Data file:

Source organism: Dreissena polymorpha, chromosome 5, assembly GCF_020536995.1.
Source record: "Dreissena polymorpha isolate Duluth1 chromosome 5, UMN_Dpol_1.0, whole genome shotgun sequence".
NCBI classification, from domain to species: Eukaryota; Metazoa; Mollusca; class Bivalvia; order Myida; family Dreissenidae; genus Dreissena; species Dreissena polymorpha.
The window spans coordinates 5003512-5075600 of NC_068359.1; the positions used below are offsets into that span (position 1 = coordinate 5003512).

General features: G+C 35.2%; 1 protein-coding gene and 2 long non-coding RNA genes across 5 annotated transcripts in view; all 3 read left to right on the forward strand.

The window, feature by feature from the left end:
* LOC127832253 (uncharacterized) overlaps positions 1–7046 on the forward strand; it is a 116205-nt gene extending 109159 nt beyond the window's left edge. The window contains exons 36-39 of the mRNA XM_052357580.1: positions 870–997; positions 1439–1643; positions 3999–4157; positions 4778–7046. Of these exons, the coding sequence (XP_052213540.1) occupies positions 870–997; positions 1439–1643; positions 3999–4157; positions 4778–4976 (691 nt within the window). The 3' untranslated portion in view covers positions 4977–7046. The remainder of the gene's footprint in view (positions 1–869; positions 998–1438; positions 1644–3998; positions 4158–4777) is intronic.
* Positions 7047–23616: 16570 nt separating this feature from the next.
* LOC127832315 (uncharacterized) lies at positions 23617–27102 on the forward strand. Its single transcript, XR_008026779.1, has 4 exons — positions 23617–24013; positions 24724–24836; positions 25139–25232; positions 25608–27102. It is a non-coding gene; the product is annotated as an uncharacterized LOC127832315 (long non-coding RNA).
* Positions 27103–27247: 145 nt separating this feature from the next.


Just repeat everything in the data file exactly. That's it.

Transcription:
Source organism: Dreissena polymorpha, chromosome 5, assembly GCF_020536995.1.
Source record: "Dreissena polymorpha isolate Duluth1 chromosome 5, UMN_Dpol_1.0, whole genome shotgun sequence".
NCBI classification, from domain to species: Eukaryota; Metazoa; Mollusca; class Bivalvia; order Myida; family Dreissenidae; genus Dreissena; species Dreissena polymorpha.
The window spans coordinates 5003512-5075600 of NC_068359.1; the positions used below are offsets into that span (position 1 = coordinate 5003512).

General features: G+C 35.2%; 1 protein-coding gene and 2 long non-coding RNA genes across 5 annotated transcripts in view; all 3 read left to right on the forward strand.

The window, feature by feature from the left end:
* LOC127832253 (uncharacterized) overlaps positions 1–7046 on the forward strand; it is a 116205-nt gene extending 109159 nt beyond the window's left edge. The window contains exons 36-39 of the mRNA XM_052357580.1: positions 870–997; positions 1439–1643; positions 3999–4157; positions 4778–7046. Of these exons, the coding sequence (XP_052213540.1) occupies positions 870–997; positions 1439–1643; positions 3999–4157; positions 4778–4976 (691 nt within the window). The 3' untranslated portion in view covers positions 4977–7046. The remainder of the gene's footprint in view (positions 1–869; positions 998–1438; positions 1644–3998; positions 4158–4777) is intronic.
* Positions 7047–23616: 16570 nt separating this feature from the next.
* LOC127832315 (uncharacterized) lies at positions 23617–27102 on the forward strand. Its single transcript, XR_008026779.1, has 4 exons — positions 23617–24013; positions 24724–24836; positions 25139–25232; positions 25608–27102. It is a non-coding gene; the product is annotated as an uncharacterized LOC127832315 (long non-coding RNA).
* Positions 27103–27247: 145 nt separating this feature from the next.